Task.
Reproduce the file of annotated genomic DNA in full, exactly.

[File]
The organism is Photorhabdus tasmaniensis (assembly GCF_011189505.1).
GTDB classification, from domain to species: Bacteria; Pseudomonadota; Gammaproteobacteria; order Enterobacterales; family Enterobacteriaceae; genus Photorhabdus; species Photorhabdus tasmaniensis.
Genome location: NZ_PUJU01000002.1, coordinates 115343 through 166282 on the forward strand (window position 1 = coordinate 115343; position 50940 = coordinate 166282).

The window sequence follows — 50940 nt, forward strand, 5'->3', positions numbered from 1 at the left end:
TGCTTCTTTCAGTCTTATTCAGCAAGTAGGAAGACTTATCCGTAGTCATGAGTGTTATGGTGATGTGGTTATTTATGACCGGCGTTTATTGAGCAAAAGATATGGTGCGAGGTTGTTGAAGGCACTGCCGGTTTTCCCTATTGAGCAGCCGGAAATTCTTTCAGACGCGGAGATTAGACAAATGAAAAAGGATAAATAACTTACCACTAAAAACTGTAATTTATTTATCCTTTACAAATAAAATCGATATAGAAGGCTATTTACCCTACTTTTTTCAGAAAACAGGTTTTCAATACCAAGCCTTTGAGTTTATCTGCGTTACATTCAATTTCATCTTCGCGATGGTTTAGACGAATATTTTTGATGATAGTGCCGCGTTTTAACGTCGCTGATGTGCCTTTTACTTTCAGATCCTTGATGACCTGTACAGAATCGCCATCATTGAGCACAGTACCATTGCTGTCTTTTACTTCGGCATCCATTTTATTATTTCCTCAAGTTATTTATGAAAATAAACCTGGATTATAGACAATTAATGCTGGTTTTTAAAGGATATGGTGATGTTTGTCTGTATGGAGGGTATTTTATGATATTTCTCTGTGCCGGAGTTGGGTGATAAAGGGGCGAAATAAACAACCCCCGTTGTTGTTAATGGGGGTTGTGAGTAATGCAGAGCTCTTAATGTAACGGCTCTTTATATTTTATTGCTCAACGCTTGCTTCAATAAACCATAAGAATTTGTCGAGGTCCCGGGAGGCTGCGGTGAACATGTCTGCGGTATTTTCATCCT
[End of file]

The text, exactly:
The organism is Photorhabdus tasmaniensis (assembly GCF_011189505.1).
GTDB classification, from domain to species: Bacteria; Pseudomonadota; Gammaproteobacteria; order Enterobacterales; family Enterobacteriaceae; genus Photorhabdus; species Photorhabdus tasmaniensis.
Genome location: NZ_PUJU01000002.1, coordinates 115343 through 166282 on the forward strand (window position 1 = coordinate 115343; position 50940 = coordinate 166282).

The window sequence follows — 50940 nt, forward strand, 5'->3', positions numbered from 1 at the left end:
TGCTTCTTTCAGTCTTATTCAGCAAGTAGGAAGACTTATCCGTAGTCATGAGTGTTATGGTGATGTGGTTATTTATGACCGGCGTTTATTGAGCAAAAGATATGGTGCGAGGTTGTTGAAGGCACTGCCGGTTTTCCCTATTGAGCAGCCGGAAATTCTTTCAGACGCGGAGATTAGACAAATGAAAAAGGATAAATAACTTACCACTAAAAACTGTAATTTATTTATCCTTTACAAATAAAATCGATATAGAAGGCTATTTACCCTACTTTTTTCAGAAAACAGGTTTTCAATACCAAGCCTTTGAGTTTATCTGCGTTACATTCAATTTCATCTTCGCGATGGTTTAGACGAATATTTTTGATGATAGTGCCGCGTTTTAACGTCGCTGATGTGCCTTTTACTTTCAGATCCTTGATGACCTGTACAGAATCGCCATCATTGAGCACAGTACCATTGCTGTCTTTTACTTCGGCATCCATTTTATTATTTCCTCAAGTTATTTATGAAAATAAACCTGGATTATAGACAATTAATGCTGGTTTTTAAAGGATATGGTGATGTTTGTCTGTATGGAGGGTATTTTATGATATTTCTCTGTGCCGGAGTTGGGTGATAAAGGGGCGAAATAAACAACCCCCGTTGTTGTTAATGGGGGTTGTGAGTAATGCAGAGCTCTTAATGTAACGGCTCTTTATATTTTATTGCTCAACGCTTGCTTCAATAAACCATAAGAATTTGTCGAGGTCCCGGGAGGCTGCGGTGAACATGTCTGCGGTATTTTCATCCT